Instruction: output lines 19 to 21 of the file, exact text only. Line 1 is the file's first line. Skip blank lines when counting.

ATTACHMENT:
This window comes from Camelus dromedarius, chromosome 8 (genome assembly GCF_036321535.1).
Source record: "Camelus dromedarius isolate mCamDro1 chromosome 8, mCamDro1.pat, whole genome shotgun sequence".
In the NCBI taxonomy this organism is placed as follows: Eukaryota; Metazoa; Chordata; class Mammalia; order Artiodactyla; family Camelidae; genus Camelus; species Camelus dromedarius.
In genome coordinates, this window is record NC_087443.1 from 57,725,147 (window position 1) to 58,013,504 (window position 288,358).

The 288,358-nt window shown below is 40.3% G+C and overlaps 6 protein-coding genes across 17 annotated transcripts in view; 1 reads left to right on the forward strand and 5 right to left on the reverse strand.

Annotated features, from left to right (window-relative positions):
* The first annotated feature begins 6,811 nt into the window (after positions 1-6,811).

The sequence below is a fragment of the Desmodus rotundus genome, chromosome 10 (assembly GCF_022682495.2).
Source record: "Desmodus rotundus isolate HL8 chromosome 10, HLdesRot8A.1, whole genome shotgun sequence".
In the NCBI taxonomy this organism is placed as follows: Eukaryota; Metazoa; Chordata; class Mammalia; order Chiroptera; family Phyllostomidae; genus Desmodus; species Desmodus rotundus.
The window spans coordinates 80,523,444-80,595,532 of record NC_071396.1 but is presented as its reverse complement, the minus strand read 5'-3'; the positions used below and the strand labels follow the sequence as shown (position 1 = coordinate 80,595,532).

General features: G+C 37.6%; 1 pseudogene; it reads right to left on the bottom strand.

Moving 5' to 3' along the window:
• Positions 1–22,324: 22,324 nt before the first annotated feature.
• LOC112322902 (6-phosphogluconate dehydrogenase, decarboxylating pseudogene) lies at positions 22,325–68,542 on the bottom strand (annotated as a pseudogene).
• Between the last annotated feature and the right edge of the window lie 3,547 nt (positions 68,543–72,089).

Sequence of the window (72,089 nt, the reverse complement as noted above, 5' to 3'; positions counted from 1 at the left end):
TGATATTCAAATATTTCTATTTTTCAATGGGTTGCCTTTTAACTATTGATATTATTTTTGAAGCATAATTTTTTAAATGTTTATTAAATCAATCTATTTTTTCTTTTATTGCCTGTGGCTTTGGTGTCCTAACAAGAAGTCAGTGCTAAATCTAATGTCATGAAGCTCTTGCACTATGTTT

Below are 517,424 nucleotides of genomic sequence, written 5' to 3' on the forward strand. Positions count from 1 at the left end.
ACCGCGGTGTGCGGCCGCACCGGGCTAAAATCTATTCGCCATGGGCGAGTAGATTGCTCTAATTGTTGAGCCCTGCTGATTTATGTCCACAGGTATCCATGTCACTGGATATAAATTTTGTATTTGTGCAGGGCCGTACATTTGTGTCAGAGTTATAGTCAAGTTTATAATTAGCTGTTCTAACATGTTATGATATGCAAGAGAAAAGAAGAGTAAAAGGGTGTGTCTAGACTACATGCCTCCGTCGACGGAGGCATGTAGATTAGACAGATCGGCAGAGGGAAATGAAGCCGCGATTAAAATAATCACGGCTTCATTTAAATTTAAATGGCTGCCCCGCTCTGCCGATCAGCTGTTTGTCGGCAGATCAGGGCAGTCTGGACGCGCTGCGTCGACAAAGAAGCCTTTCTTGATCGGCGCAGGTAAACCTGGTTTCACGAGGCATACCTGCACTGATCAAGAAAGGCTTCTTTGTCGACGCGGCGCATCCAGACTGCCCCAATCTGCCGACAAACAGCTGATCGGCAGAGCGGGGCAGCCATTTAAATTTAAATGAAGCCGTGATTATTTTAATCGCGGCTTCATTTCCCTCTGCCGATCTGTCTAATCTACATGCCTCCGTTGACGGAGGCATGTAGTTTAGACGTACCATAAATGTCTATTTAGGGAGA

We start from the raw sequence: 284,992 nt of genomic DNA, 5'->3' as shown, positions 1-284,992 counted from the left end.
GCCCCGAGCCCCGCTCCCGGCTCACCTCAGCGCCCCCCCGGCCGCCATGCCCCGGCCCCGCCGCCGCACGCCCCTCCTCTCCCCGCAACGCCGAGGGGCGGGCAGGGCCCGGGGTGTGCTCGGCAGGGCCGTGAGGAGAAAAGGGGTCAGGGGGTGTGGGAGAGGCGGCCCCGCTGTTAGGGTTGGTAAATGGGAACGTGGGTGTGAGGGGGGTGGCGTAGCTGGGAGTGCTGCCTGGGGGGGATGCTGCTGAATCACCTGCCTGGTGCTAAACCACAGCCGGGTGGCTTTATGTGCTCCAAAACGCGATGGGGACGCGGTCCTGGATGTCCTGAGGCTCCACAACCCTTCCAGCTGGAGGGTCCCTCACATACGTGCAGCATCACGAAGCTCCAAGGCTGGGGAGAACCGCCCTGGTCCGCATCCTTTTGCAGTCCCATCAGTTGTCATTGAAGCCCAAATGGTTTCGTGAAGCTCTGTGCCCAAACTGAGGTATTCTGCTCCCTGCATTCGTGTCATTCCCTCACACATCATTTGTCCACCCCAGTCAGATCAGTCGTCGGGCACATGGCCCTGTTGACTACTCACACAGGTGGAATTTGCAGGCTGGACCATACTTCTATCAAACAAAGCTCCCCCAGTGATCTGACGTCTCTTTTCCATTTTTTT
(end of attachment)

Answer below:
Below are 517,424 nucleotides of genomic sequence, written 5' to 3' on the forward strand. Positions count from 1 at the left end.
ACCGCGGTGTGCGGCCGCACCGGGCTAAAATCTATTCGCCATGGGCGAGTAGATTGCTCTAATTGTTGAGCCCTGCTGATTTATGTCCACAGGTATCCATGTCACTGGATATAAATTTTGTATTTGTGCAGGGCCGTACATTTGTGTCAGAGTTATAGTCAAGTTTATAATTAGCTGTTCTAACATGTTATGATATGCAAGAGAAAAGAAGAGTAAAAGGGTGTGTCTAGACTACATGCCTCCGTCGACGGAGGCATGTAGATTAGACAGATCGGCAGAGGGAAATGAAGCCGCGATTAAAATAATCACGGCTTCATTTAAATTTAAATGGCTGCCCCGCTCTGCCGATCAGCTGTTTGTCGGCAGATCAGGGCAGTCTGGACGCGCTGCGTCGACAAAGAAGCCTTTCTTGATCGGCGCAGGTAAACCTGGTTTCACGAGGCATACCTGCACTGATCAAGAAAGGCTTCTTTGTCGACGCGGCGCATCCAGACTGCCCCAATCTGCCGACAAACAGCTGATCGGCAGAGCGGGGCAGCCATTTAAATTTAAATGAAGCCGTGATTATTTTAATCGCGGCTTCATTTCCCTCTGCCGATCTGTCTAATCTACATGCCTCCGTTGACGGAGGCATGTAGTTTAGACGTACCATAAATGTCTATTTAGGGAGA

We start from the raw sequence: 284,992 nt of genomic DNA, 5'->3' as shown, positions 1-284,992 counted from the left end.